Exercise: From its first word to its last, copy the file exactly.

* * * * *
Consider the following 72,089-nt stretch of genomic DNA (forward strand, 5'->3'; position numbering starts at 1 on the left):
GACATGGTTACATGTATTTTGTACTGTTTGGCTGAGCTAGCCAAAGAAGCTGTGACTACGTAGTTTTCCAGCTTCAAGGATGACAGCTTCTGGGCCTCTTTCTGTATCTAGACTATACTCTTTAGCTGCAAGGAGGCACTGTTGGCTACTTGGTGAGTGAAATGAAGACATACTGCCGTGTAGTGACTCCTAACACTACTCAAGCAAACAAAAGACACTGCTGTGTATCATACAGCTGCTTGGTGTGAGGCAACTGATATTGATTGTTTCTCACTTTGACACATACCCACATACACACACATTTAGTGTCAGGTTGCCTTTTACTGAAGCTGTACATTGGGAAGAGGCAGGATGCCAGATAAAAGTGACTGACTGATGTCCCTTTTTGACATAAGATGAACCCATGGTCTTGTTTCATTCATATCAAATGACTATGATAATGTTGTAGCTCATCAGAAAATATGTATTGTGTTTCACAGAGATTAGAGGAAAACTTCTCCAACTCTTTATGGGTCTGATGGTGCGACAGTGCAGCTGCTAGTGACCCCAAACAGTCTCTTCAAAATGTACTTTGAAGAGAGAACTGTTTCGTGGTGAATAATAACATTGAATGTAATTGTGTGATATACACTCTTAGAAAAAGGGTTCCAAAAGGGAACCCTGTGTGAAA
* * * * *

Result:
Consider the following 72,089-nt stretch of genomic DNA (forward strand, 5'->3'; position numbering starts at 1 on the left):
GACATGGTTACATGTATTTTGTACTGTTTGGCTGAGCTAGCCAAAGAAGCTGTGACTACGTAGTTTTCCAGCTTCAAGGATGACAGCTTCTGGGCCTCTTTCTGTATCTAGACTATACTCTTTAGCTGCAAGGAGGCACTGTTGGCTACTTGGTGAGTGAAATGAAGACATACTGCCGTGTAGTGACTCCTAACACTACTCAAGCAAACAAAAGACACTGCTGTGTATCATACAGCTGCTTGGTGTGAGGCAACTGATATTGATTGTTTCTCACTTTGACACATACCCACATACACACACATTTAGTGTCAGGTTGCCTTTTACTGAAGCTGTACATTGGGAAGAGGCAGGATGCCAGATAAAAGTGACTGACTGATGTCCCTTTTTGACATAAGATGAACCCATGGTCTTGTTTCATTCATATCAAATGACTATGATAATGTTGTAGCTCATCAGAAAATATGTATTGTGTTTCACAGAGATTAGAGGAAAACTTCTCCAACTCTTTATGGGTCTGATGGTGCGACAGTGCAGCTGCTAGTGACCCCAAACAGTCTCTTCAAAATGTACTTTGAAGAGAGAACTGTTTCGTGGTGAATAATAACATTGAATGTAATTGTGTGATATACACTCTTAGAAAAAGGGTTCCAAAAGGGAACCCTGTGTGAAA